While Tiefer said that the length of the suspension sent a message that the EPA would not let companies get away with extreme environmental violations, Robbins cautioned that suspensions should follow the rules and not be used politically.

“I’m sorry to say I don’t agree that suspensions are tools to show tough enforcement,” Robbins said.

Because of the unusual nature of the case, it may be hard for contractors to draw many lessons from the lengthy and late suspension, unless the EPA is handling their case, according to Robbins.

“Contractors should be vigilant, especially when the EPA is their debarring agency, and do all they can to mitigate risk of debarments, from enhanced ethics and compliance programs to early and voluntary reporting and engagement with the government,” Robbins said. “Early disclosure and cooperation, in many cases, goes a long way.”

Published by Law360

5 Tips For Federal Contractors Facing New Hiring Rules

By Dietrich Knauth

Law360, New York (March 24, 2014, 9:13 PM EDT) — With new rules for contractors’ affirmative action responsibilities taking effect Monday, companies have a lot of work to do to ensure they meet the U.S. Department of Labor’s goals for hiring veterans and people with disabilities, and attorneys are preparing to get their clients in shape for DOL audits.

The DOL’s Office of Federal Contract Compliance Programs, which audits the nondiscrimination and affirmative action responsibilities of federal contractors, finalized two rules in August that aim to revamp the enforcement of affirmative action goals for veterans and people with disabilities. The game-changing rules require contractors to set hiring goals for veterans and disabled employees, invite job applicants to self-identify as veterans or disabled, compile additional data on hiring decisions, periodically survey their employees for disability status, and keep relevant records for three years.

Keeping up with the regulations, which took effect 180 days after their formal publication in the Federal Register, will likely require significant investments in human resources departments, such as hiring additional staff to conduct outreach efforts and updating online job applications and information technology systems to help capture the newly required hiring data, experts say.

“This is the first time that affirmative action programs for veterans and persons with disabilities have any statistical component,” said Valerie Hoffman, head of the affirmative action and OFCCP compliance practice at Seyfarth Shaw LLP. “This effort to collect data is a major undertaking because of the need to modify applicant tracking systems and human resources information systems. Systems changes don’t happen overnight, and most companies’ IT budgets are already strained — this is a significant undertaking by every contractor.”

Now that the rules are in effect, here are five tips to help employers manage their new responsibilities.

Update your subcontracts and equal employment materials immediately.

Some of the rules’ requirements won’t actually hit home until contractors update their annual affirmative action programs, which could start as late as Jan. 1, 2015, for the many companies that update their plans at the start of a calendar year. But while some companies will have additional time to revamp their hiring, outreach and applicant tracking systems, all contractors must immediately update language used in subcontracts and equal employment opportunity materials.

The rules require contractors to “flow down” the new affirmative action responsibilities to their subcontractors and suppliers who meet certain thresholds of business — $10,000 for the disability rule and $100,000 for the veterans rule. To comply with the rules, all new subcontracts and purchase orders must include a specific paragraph highlighting the veteran and disability hiring responsibilities in bold text.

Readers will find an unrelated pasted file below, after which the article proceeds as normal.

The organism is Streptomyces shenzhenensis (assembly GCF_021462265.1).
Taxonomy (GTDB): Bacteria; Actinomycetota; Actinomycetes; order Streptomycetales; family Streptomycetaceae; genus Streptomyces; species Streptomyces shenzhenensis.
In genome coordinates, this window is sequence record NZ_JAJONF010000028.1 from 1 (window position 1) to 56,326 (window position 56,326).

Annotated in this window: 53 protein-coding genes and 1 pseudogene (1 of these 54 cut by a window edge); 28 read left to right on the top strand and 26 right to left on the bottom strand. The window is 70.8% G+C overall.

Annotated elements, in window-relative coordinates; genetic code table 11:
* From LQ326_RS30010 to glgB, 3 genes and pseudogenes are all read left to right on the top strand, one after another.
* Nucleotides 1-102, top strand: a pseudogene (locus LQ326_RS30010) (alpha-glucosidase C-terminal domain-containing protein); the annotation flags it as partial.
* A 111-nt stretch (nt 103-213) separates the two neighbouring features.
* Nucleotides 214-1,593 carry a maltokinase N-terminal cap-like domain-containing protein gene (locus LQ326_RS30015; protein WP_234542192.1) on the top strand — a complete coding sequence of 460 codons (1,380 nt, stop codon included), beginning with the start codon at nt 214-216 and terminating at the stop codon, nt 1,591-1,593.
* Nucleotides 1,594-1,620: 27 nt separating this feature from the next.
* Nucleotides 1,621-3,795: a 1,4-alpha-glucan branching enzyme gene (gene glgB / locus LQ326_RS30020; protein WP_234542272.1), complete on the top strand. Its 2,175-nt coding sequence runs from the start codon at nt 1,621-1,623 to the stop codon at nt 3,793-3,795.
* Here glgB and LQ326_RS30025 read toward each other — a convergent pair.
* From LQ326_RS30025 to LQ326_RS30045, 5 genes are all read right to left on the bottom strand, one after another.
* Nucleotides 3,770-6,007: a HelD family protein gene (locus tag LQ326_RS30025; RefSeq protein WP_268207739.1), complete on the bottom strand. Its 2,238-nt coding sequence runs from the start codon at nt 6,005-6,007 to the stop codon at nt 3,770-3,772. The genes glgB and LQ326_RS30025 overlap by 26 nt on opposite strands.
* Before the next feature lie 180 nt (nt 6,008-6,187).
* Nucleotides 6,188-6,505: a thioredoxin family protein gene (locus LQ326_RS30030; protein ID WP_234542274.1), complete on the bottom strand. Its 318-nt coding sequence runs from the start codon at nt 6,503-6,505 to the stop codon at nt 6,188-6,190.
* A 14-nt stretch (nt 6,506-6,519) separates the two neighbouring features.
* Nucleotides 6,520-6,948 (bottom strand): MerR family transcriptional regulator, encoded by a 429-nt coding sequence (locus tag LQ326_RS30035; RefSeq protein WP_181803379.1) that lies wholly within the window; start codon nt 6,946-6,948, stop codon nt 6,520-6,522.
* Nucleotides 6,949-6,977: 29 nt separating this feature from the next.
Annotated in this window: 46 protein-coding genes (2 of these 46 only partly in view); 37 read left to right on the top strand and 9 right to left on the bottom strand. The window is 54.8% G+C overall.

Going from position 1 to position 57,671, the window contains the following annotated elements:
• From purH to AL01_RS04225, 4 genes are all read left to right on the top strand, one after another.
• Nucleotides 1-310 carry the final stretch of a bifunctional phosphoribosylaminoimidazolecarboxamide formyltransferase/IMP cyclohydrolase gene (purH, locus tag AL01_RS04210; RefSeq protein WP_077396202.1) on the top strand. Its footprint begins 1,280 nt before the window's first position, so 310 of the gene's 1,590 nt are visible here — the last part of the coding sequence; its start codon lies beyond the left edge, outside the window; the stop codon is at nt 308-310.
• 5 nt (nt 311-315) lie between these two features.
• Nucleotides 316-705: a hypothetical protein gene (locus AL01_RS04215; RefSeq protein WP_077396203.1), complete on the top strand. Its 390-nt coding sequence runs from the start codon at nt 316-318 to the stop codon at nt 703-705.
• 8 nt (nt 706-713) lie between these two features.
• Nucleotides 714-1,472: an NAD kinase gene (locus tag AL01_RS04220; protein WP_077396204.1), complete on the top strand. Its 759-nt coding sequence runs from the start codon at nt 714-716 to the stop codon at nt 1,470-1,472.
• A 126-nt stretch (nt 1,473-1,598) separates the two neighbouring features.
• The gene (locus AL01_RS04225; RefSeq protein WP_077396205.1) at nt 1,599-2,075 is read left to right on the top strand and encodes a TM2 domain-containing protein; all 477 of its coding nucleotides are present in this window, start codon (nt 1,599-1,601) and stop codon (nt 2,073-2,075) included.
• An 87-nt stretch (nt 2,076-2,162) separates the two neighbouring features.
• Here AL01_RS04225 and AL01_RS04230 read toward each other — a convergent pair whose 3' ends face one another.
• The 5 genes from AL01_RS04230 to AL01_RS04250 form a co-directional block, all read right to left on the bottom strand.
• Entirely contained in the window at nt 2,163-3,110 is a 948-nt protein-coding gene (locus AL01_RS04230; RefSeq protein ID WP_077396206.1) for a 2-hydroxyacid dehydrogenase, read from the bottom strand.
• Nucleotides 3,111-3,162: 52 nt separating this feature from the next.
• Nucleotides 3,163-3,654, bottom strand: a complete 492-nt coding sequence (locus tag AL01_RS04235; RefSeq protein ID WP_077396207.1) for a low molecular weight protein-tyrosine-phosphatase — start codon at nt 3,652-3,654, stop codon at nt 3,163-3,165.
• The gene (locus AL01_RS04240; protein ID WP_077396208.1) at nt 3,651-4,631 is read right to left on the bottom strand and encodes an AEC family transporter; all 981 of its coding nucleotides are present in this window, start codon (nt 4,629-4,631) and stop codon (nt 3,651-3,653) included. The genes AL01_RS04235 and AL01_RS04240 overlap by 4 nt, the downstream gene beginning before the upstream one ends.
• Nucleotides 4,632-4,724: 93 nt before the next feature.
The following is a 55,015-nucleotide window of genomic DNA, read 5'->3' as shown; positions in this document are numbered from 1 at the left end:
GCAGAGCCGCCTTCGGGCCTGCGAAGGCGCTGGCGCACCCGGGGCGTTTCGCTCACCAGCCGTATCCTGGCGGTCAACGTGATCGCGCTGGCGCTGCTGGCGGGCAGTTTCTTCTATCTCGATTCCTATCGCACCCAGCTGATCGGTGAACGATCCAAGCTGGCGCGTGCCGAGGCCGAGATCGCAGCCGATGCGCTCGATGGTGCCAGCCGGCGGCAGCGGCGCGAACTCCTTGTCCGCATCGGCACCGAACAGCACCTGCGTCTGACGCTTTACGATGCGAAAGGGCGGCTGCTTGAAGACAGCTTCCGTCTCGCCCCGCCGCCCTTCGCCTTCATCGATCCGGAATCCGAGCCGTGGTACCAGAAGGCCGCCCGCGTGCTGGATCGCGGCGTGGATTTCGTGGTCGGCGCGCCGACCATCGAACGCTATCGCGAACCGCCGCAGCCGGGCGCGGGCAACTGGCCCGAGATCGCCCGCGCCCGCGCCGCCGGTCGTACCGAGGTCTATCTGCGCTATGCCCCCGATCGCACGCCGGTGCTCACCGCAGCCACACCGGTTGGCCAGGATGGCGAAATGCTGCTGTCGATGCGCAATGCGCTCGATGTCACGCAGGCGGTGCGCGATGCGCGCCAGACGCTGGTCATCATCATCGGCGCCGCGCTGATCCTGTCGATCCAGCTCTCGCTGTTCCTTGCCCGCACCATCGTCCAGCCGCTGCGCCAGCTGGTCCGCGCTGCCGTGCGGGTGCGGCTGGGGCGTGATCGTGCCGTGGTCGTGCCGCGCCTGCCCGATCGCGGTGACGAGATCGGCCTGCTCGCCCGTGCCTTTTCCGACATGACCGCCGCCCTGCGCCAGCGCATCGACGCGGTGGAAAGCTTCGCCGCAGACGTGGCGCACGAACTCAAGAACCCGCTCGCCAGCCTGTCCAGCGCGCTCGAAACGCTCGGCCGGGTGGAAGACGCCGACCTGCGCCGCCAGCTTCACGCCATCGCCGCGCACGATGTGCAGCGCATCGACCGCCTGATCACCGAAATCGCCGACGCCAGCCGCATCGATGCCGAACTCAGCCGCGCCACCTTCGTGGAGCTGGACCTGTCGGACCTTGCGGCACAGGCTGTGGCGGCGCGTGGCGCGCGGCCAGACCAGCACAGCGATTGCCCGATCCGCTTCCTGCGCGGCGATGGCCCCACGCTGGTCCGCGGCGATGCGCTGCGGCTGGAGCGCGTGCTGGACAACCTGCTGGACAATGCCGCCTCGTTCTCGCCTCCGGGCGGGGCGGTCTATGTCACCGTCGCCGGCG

“If you haven’t yet, inventory all of your internal and external communications that make reference to EEO and make sue that they’re compliant with these new regulations,” said Mickey Silberman, head of the affirmative action compliance and OFCCP practice at Jackson Lewis LLP. “Everywhere that an employer makes references to EEO or affirmative action compliance in internal or external communications, that needs to be reviewed, and in all likelihood, needs to be changed as of this March deadline.”

External communications and subcontracts are particularly important because they leave a paper trail that could get a company into trouble during future OFCCP audits if they don’t include the new references to hiring veterans and people with disabilities, Silberman said.

Companies’ equal opportunity tag lines will also need to be updated immediately. It’s no longer enough to merely state “this company is an equal opportunity employer” — the new rules require specific references to veterans and people with with disabilities, a change that will likely lead to more comprehensive listings in order to ward off misconceptions that only veterans and people with disabilities are protected.

“Now that you’re required to make specific references to veterans and the disabled, do you have to make references to other protected classes?” Silberman said. “Might that indicate, incorrectly, that you’re only extending those protections or that consideration to veterans and the disabled?”

Educate managers and employees about the new rules.

The rules require employers to ask applicants and employees to self-identify as veterans or disabled, and the disability question in particular could cause consternation for employees. The disability regulation requires companies to ask for disability status before a job offer, after a job offer, as well as a survey of employees within a year of the regulation’s start date and an additional employee survey every five years.

“It’s very important for employers to think about how these changed requirements might be perceived or misperceived by applicants and employees,” Silberman said. “Reasonably enough, an applicant or employee can perceive this as an employer being obsessed with their disability, asking them for the same information over and over again.”

Setting the right tone with employees is an important step towards ensuring employee participation in the self-surveys. Since the OFCCP will count the number of employees who self-identify as disabled against the entire company, rather than the portion who participated in surveys, low participation could make a company seem like it has a smaller percentage of employees with disability than it truly does.